Vatican Publicly Reveals Bone Fragments Believed to be St. Peter’s


Bone fragments said to belong to St. Peter, the first pope, and previously exhibited solely for the pope were on public display for the first time at a Vatican mass Sunday.

Pope Francis prayed before the bones, which were revealed in a bronze case near the alter at a mass celebrating the end of the Year of Faith in St. Peter’s Square, the Associated Press reports.

The remains were discovered in a monument unearthed during an excavation of St. Peter’s Basilica after the death Pope Pius XI in 1939. The divisive relics have long been a source of debate, with some archeologists and theologians vehemently denying their legitimacy.


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Paul Strand | A Photographer You Should Know

Photofocus (old site)

Editor’s Note: This is an update of a profile written by Scott Bourne.
Today I’d like to talk about one of my personal favorites and a man whose work I admire to this day – Paul Strand.

Paul Strand lived from 1890 until 1976. He was peer to giants like Alfred Stieglitz and Edward Weston. While Alfred Stieglitz should probably get the most credit for this, Strand helped establish photography as a legitimate art form in the 20th century.

Can you imagine a portfolio with pictures covering 60 years? Strand did that. He had a lucky start. Like many of the great photographers, he had a good mentor. Lewis Hine was a well-known documentary photographer and he was Strand’s teacher. His modernist approach to photography had a big impact on strand.

Strand’s street photography, his fascination with photographing machines and his documentary work in New York from 1910 to 1915…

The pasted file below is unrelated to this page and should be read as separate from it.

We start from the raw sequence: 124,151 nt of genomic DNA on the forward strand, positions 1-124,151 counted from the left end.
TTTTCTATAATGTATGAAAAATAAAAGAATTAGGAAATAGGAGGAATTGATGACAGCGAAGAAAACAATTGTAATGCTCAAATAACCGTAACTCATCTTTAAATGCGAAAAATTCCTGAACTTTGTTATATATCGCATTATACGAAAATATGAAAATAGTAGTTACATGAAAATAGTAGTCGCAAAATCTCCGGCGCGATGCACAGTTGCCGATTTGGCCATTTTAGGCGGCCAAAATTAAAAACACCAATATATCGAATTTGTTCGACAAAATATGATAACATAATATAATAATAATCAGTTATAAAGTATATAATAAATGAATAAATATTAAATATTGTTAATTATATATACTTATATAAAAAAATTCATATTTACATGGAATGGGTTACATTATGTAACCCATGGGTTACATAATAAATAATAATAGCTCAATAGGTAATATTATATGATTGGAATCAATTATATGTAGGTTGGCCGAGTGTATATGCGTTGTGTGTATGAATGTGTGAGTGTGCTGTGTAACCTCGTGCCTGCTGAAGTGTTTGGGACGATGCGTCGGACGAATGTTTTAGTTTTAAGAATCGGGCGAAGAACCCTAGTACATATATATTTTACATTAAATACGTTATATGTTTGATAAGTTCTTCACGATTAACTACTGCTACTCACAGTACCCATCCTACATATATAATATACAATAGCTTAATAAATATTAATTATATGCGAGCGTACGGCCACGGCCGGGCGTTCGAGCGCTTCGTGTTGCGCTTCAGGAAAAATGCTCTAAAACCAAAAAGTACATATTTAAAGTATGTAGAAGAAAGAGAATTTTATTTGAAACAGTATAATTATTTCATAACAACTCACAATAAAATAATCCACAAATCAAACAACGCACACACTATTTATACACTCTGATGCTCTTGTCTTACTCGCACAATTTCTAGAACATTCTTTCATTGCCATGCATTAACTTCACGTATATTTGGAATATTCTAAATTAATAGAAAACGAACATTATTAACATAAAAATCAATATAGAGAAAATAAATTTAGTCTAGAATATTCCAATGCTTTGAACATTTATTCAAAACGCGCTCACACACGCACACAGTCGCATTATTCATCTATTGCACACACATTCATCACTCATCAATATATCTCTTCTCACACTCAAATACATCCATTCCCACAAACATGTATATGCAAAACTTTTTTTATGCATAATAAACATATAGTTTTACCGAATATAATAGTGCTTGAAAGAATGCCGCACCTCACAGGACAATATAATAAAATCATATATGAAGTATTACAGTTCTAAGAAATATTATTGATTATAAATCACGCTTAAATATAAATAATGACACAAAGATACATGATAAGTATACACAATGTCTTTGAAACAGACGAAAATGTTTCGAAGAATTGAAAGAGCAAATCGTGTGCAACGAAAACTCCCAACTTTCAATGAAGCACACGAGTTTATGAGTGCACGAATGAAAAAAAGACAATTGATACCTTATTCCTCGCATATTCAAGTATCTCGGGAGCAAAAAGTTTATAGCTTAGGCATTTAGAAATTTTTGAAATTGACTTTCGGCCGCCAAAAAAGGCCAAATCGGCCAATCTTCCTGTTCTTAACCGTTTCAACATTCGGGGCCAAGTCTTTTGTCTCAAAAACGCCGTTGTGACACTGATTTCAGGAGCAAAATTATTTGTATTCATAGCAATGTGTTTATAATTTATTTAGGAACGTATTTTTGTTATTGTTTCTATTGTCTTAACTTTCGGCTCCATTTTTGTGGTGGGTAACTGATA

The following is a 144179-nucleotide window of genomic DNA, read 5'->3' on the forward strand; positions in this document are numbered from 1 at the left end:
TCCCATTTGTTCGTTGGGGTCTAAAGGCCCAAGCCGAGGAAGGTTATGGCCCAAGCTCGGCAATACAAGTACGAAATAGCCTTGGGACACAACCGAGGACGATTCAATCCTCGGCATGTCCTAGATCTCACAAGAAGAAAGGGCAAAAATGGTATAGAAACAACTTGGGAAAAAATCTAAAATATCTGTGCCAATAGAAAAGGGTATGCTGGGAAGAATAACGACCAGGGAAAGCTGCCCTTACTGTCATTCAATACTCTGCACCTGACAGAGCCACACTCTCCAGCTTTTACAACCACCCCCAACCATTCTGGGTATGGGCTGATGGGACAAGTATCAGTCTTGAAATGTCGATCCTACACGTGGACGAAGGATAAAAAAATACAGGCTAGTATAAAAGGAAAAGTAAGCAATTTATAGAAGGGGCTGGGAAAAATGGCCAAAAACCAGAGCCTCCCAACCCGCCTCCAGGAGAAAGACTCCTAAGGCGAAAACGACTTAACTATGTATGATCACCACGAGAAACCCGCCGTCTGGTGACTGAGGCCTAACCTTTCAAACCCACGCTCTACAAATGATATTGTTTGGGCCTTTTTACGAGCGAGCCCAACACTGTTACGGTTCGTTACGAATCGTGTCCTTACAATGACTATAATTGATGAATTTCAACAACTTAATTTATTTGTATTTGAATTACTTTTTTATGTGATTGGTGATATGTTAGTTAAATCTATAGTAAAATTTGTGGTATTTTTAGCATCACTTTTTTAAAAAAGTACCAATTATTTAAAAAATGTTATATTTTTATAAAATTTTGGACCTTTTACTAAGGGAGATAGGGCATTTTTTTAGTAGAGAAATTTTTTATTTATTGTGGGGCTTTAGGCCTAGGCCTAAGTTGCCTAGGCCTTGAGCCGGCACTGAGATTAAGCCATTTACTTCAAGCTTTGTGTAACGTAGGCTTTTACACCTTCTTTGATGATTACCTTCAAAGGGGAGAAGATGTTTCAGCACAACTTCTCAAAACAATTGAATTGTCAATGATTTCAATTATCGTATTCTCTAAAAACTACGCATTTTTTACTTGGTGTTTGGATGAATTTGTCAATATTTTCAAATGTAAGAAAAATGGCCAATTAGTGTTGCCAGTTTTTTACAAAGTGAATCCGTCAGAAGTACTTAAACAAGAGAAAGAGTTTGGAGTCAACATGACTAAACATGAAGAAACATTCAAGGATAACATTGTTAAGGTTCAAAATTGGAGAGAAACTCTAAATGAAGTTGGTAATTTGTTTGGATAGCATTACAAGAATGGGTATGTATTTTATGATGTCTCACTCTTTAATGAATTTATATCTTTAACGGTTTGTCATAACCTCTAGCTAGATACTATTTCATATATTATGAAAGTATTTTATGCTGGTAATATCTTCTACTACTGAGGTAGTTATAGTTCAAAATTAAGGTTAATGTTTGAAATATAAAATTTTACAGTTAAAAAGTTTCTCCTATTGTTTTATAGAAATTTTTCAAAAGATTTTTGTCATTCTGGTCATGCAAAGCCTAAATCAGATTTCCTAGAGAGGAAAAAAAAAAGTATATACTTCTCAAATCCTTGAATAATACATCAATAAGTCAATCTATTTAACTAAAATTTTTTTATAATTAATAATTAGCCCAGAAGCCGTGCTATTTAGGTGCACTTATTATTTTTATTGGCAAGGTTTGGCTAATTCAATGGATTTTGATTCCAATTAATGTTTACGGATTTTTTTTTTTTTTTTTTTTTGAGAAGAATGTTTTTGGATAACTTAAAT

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The Chinese Communist Party’s Biggest Obstacle Is the Chinese Communist Party


A fascinating conundrum embroiled the top leaders of China’s Communist Party in response to the protests that escalated on Tiananmen Square in the summer of 1989. Could the country’s nascent free-market reform succeed without matching political freedom? Deng Xiaoping, the grandfather of Chinese reform, argued that political opening would undermine the economic progress China had made.

If the protests were not quelled, he warned (according to The Tiananmen Papers), “all our gains will evaporate, and China will take a historic step backward.”

Zhao Ziyang, the party general secretary, thought otherwise. Soon after the troubling events, he made the case that political and economic change were inseparable. “Political reform has to be a priority,” Zhao said, and if it wasn’t, “not only will economic problems get harder to handle, but all kinds of social and political problems will only get worse.”

We all know who won the debate. And still…

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Are China and Japan Inching Closer to War Over a Few Disputed Islets?


The announcement came on a weekend, just as the world’s attention was diverted by tense negotiations toward an Iranian nuclear deal. On Saturday, Nov. 23, Beijing announced “aircraft-identification rules” for an “East China Sea air-defense identification zone” that includes the skies over a scattering of rocks that China calls the Diaoyu.

Japan, which currently administers the outcroppings and uses the name Senkaku to refer to the contested territory, has cried foul. On Sunday, Japanese Foreign Minister Fumio Kishida said that Tokyo refused to recognize Beijing’s division of the heavens. “It was a one-sided action and cannot be allowed,” Kishida said, warning that Beijing’s move was “expected to trigger unpredictable events.”

The rules mean that Beijing now requires aircraft flying through this patch of sky to report their flight plans to Chinese authorities, remain in radio contact with them and make their nationalities and logos clear. “China’s armed forces will…

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